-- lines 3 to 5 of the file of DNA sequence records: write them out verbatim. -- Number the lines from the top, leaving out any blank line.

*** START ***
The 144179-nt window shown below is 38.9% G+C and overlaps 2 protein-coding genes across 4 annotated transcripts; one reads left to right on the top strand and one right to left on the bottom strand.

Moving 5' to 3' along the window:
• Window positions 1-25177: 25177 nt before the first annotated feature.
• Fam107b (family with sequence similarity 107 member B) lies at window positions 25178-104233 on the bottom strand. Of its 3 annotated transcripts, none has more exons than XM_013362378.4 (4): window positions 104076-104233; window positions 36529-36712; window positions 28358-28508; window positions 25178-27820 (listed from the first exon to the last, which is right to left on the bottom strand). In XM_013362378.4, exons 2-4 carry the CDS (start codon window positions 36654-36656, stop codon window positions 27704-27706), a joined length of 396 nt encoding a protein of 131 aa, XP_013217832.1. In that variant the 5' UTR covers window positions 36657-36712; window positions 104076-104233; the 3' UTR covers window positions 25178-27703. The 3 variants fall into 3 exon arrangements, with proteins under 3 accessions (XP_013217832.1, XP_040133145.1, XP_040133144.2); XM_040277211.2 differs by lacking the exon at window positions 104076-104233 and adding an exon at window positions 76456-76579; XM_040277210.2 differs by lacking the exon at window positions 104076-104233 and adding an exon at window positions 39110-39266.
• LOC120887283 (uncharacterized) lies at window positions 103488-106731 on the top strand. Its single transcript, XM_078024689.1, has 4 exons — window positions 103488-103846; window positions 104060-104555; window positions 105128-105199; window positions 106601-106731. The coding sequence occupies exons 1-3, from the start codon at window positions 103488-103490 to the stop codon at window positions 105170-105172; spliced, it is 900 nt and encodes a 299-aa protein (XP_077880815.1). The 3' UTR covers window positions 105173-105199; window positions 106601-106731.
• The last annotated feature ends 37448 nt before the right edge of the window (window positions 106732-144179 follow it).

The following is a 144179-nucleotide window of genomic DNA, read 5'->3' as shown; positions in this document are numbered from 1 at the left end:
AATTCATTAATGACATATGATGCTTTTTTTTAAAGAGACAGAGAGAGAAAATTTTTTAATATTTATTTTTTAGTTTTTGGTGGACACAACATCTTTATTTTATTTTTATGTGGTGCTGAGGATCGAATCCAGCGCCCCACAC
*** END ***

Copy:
• Window positions 1-25177: 25177 nt before the first annotated feature.
• Fam107b (family with sequence similarity 107 member B) lies at window positions 25178-104233 on the bottom strand. Of its 3 annotated transcripts, none has more exons than XM_013362378.4 (4): window positions 104076-104233; window positions 36529-36712; window positions 28358-28508; window positions 25178-27820 (listed from the first exon to the last, which is right to left on the bottom strand). In XM_013362378.4, exons 2-4 carry the CDS (start codon window positions 36654-36656, stop codon window positions 27704-27706), a joined length of 396 nt encoding a protein of 131 aa, XP_013217832.1. In that variant the 5' UTR covers window positions 36657-36712; window positions 104076-104233; the 3' UTR covers window positions 25178-27703. The 3 variants fall into 3 exon arrangements, with proteins under 3 accessions (XP_013217832.1, XP_040133145.1, XP_040133144.2); XM_040277211.2 differs by lacking the exon at window positions 104076-104233 and adding an exon at window positions 76456-76579; XM_040277210.2 differs by lacking the exon at window positions 104076-104233 and adding an exon at window positions 39110-39266.
• LOC120887283 (uncharacterized) lies at window positions 103488-106731 on the top strand. Its single transcript, XM_078024689.1, has 4 exons — window positions 103488-103846; window positions 104060-104555; window positions 105128-105199; window positions 106601-106731. The coding sequence occupies exons 1-3, from the start codon at window positions 103488-103490 to the stop codon at window positions 105170-105172; spliced, it is 900 nt and encodes a 299-aa protein (XP_077880815.1). The 3' UTR covers window positions 105173-105199; window positions 106601-106731.